Chorley is about 8 miles north of Wigan and has some 100,000 residents today. For more details on the parish church of St. Laurence have a look at this excellent site:
It should be noted that a larger church was built to serve the Chorley area in 1825 and information can be obtained here:
St. Laurence's church has existed since at least 1362 although evidence indicates that a church existed before that date as the borough of Chorley existed in 1257 under the Ferrrer family with a court and 90 burgesses. Chorley is in the Hundred of Leyland and originally was a township and chapelry in the parish of Croston.
In 1362 an agreement was made between William de Huntlowe, rector of Croston and the residents of Chorley to allow a chapel to be dedicated in Chorley. The separation of Chorley and Croston continued on through the next 4 centuries until 1793 when the rector of Croston, Dr. Robert Master, obtained an Act of Parliament making Chorley a separate rectory.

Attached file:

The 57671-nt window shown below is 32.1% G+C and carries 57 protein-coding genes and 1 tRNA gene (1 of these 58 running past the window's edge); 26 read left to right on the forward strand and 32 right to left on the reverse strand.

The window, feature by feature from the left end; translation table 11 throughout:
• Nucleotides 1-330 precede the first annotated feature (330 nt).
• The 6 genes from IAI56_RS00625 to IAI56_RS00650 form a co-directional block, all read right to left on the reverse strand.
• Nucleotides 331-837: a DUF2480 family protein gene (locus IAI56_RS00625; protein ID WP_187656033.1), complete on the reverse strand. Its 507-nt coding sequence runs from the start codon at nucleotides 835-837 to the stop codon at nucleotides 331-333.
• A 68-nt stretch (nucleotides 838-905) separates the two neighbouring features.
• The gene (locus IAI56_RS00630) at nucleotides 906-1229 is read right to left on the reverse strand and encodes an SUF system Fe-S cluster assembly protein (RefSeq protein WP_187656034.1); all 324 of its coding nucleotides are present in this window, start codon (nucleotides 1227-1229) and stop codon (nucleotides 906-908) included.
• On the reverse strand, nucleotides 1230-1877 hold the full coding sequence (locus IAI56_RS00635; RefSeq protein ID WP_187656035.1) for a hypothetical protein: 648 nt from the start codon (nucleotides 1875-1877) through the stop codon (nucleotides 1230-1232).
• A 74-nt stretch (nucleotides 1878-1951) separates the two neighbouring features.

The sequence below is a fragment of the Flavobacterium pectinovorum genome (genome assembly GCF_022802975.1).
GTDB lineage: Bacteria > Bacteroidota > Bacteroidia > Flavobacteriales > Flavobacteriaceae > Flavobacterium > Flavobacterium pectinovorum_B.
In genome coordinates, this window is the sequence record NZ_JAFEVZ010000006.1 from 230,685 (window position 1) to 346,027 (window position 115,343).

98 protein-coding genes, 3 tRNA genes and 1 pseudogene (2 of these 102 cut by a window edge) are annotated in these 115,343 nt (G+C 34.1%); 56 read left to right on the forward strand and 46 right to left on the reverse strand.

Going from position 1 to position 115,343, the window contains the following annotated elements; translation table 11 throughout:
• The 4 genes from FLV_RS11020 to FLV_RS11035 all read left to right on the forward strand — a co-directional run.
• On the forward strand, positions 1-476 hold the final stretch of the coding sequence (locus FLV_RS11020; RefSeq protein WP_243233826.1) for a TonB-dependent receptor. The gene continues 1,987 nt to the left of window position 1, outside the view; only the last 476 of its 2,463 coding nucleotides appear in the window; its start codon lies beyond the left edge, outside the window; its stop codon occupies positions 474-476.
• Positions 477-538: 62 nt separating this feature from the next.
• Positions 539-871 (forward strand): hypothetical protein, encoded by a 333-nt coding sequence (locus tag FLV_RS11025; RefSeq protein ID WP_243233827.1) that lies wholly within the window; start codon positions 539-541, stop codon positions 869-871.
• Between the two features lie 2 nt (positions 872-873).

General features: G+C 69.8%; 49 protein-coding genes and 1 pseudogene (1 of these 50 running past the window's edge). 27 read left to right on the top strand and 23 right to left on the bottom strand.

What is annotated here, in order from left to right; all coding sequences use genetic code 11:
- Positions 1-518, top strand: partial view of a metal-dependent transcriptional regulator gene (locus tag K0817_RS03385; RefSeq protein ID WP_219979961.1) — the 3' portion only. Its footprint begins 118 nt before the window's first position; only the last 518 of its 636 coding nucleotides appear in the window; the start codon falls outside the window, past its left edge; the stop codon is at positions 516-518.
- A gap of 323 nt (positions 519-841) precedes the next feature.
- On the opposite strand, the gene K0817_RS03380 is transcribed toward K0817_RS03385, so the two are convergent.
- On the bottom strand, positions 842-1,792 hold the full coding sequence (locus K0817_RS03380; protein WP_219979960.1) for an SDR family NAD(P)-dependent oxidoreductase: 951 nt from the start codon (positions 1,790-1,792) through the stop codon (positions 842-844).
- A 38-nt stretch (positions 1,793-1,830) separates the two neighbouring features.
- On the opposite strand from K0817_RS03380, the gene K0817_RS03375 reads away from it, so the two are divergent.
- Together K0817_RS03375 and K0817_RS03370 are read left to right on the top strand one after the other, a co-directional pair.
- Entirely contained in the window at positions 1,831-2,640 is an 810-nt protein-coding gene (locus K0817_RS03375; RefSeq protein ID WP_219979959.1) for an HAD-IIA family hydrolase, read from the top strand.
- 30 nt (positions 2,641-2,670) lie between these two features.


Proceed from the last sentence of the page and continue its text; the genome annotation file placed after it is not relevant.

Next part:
The name St. Laurence appears to be based on the the gift of a relic of that Saint given to the chapel in the year 1442/3 by Sir Rowland Standish. The relic is reputed to be the bones of St. Laurence and is preserved in a glazed reliquary in the south wall of the sactuary.
St. Laurence was a deacon at the church in Rome in AD 258 and he was put to death after pesecution by Emperor Valerian. The giridon upon which he died has become the emblem of this martyr.
The church consists of a tower, nave with side aisles and a semi-transept as well as a chancel with vestry on the north and side chapel on the south. The church was started in at least 1362 but the first addition was probably added by 1400. There are large pews belonging to the Standish, Charnock and Cross families.
ONLINE PARISH CLERK PROJECT
This web page is devoted to the Online Parish Clerk Project. As time allows resources will be added to the site to allow self search. In the meantime, the links on the left will provide pages listing the location of existing resources.